The Art and Science of Urban Landscapes—One Performance Study at a Time
As urban areas continue to densify—cities now house more than 50% of the population in the United States—open green space has become a much desired but scarce commodity. The meaning attached to urban landscapes is now much more than its mere aesthetic value. It is the combination of economic, environmental, social and aesthetic implications of landscape projects that creates synergy around landscape architecture as part of urban form and function.
The global ‘environmental awakening,’ especially in the early 2000s, and growing awareness of sustainable and green design practices across design and planning fields made us more cognizant of issues such as rapid urbanization, uneven natural and human resource allocation, extraneous consumption behaviors, climate change and rapid ecological and environmental degradation. Such developments reminded both academia and practitioners that there are two sides (“the art” and “the science”) to understanding, designing, constructing and managing landscapes, and landscape architecture professionals have the opportunity to be in the forefront of this discussion with well-established, knowledge-based practices, especially in complex urban settings.
Investigating landscape performance and learning from past lessons has become a necessary dimension of landscape architecture, not only to reduce the gap between academia and practitioners, but also to promote the impact of the field as part of urban design. It is critical to subscribe to the phrase “the art and science” more than ever to elevate our roles and to better understand and shape the built environment.
Although landscape performance is a relatively new phenomenon for many, the project evaluation is not so new to the broader design and planning fields. Some of the theoretical underpinnings of these studies go back to behavioral studies in architectural literature from the late 1960s (Hall, 1966; Sommer, 1966). Project evaluation and performance have appeared in selective studies in design literature in the 1970s, and allied design fields increasingly began to subscribe to the idea in the 1980s under the Post Occupancy Evaluation (POE) framework. POE is defined simply as the assessment of the performance of physical design elements in a given, in-use facility (Preiser et al., 1988). The project evaluation studies are primarily conducted to assess the utility and ‘success’ of a given design project to inform future practices.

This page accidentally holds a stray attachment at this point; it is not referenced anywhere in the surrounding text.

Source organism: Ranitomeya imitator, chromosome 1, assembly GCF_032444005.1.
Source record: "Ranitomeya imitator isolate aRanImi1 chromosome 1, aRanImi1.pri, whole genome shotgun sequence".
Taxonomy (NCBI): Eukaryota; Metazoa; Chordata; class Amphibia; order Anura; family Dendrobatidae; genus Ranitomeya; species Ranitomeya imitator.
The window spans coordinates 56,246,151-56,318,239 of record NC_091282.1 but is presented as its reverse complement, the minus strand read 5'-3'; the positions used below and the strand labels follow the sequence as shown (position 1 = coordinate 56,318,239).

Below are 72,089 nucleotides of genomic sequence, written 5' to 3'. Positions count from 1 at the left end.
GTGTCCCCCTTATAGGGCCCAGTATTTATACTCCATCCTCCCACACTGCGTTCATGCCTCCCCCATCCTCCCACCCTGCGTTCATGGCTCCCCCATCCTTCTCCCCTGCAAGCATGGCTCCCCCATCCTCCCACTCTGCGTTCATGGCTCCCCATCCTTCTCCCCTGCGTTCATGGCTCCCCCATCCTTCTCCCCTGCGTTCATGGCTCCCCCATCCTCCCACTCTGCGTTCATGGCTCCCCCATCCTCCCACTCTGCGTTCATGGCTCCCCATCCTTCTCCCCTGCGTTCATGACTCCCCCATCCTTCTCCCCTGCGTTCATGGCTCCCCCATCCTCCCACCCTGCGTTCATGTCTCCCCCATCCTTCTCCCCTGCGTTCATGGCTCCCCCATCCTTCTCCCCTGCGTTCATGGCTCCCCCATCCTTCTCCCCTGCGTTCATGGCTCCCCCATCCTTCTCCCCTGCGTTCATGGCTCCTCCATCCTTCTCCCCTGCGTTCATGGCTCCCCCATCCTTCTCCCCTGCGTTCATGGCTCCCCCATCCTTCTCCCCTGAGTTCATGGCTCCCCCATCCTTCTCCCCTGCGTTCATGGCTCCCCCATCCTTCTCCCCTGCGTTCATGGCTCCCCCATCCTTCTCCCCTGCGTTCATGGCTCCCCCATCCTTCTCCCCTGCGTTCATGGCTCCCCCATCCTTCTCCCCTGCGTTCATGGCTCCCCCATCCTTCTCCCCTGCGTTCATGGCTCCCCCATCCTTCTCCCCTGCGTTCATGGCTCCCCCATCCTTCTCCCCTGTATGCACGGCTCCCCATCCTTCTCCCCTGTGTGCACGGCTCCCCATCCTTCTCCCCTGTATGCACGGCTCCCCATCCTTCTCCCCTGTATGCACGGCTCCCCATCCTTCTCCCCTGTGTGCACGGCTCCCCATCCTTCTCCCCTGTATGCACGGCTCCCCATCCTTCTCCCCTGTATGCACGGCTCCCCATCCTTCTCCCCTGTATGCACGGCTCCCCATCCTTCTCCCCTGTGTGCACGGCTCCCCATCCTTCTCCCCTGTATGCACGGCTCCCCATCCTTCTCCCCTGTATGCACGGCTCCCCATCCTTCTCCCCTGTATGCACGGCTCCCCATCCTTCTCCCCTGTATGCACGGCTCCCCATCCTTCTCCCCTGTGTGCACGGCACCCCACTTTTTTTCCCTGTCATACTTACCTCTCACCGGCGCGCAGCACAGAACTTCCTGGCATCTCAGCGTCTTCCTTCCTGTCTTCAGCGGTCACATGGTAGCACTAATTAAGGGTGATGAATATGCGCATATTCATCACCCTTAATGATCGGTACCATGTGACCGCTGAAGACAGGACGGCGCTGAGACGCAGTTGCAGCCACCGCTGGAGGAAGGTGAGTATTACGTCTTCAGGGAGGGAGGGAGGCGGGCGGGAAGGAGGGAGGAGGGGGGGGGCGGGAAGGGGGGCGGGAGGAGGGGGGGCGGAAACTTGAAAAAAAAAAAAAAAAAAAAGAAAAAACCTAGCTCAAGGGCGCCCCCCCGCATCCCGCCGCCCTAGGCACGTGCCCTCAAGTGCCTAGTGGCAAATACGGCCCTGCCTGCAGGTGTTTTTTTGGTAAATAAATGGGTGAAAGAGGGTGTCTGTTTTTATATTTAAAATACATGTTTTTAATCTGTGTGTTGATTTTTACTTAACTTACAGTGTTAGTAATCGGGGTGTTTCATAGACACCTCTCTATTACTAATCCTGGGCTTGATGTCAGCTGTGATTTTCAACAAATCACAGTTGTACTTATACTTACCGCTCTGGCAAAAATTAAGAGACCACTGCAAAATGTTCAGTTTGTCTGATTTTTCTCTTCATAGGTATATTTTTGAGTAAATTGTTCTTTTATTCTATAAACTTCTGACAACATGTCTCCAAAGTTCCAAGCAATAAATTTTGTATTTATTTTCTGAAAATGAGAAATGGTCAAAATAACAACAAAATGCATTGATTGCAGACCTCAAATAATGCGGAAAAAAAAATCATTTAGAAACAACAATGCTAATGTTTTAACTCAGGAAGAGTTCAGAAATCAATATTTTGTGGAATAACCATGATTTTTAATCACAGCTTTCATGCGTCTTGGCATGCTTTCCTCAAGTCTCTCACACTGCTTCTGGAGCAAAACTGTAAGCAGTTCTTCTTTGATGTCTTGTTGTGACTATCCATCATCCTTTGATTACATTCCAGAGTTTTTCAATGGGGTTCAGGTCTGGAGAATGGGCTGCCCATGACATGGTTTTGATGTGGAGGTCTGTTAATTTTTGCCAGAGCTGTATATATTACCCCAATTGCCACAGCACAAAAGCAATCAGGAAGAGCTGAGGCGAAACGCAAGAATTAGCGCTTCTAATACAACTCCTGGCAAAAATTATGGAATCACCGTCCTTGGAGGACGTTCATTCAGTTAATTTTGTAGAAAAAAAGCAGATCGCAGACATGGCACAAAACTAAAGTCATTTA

Project evaluation and performance studies, influenced by the POE framework, began to appear in landscape architecture literature later than in architectural literature. Although landscape architecture recognized research as a means to address the knowledge gap between academia and practice (see LAF’s founders’ mission from 1966), studying projects and their performance as a necessary dimension of communicating landscape architecture’s value received more recognition in the 1990s (Whyte, 1980, 1990; Bookout et.al., 1994; Woodfin & Ozdil, 1998). Specifically, seminal works such as People Places and A Case Study Method for Landscape Architecture elevated the value of the systematic documentation and evaluation of landscape projects (Marcus & Francis, 1998; Francis, 1999).
Increasing awareness concerning sustainability and the green movement and greater access to data in the early 2000s encouraged more comprehensive studies, which took into account environmental, social, economic, physiological and aesthetic factors. The beginning of the 21st century brought a new outlook on project performance and evaluation in landscape architecture. In addition to the continuing refinement of design evaluation and performance research among scholars (such as Crompton, 2001; Francis, 2003; Ozdil, 2008; Lovel and Johnson, 2009) and the primarily entrepreneurial efforts by organizations (ULI Case Studies, 2014; USGBC-LEED, 2014), the self-review, documentation and publication of completed landscape projects become a practice of landscape design firms (see Olin Partners, 2008; SWA, 2010; Sasaki, 2012). In more recent years, for the first time in the history of landscape architecture, systematic documentation, evaluation, rating and/or value inquiry become an institutionalized effort by organized collaborations between practice and academia (such as LAF’s CSI, 2014; SSI, 2014; TCLF, 2014; EPA, 2014).
While some of these efforts focus on systematic documentation of post-project performance (economic, environmental and/or social conditions), such as Landscape Architecture Foundation’s (LAF) Case Study Investigation (CSI) program, others, like the Sustainable Site Initiative’s (SSI) Pilot Program, focus on pre-development site conditions and environmental factors. Others, such as The Cultural Landscape Foundation’s (TCLF) What’s Out There database, identify and briefly document landscapes’ cultural and historic significance (see also USGBC’s and EPA’s efforts to document case studies).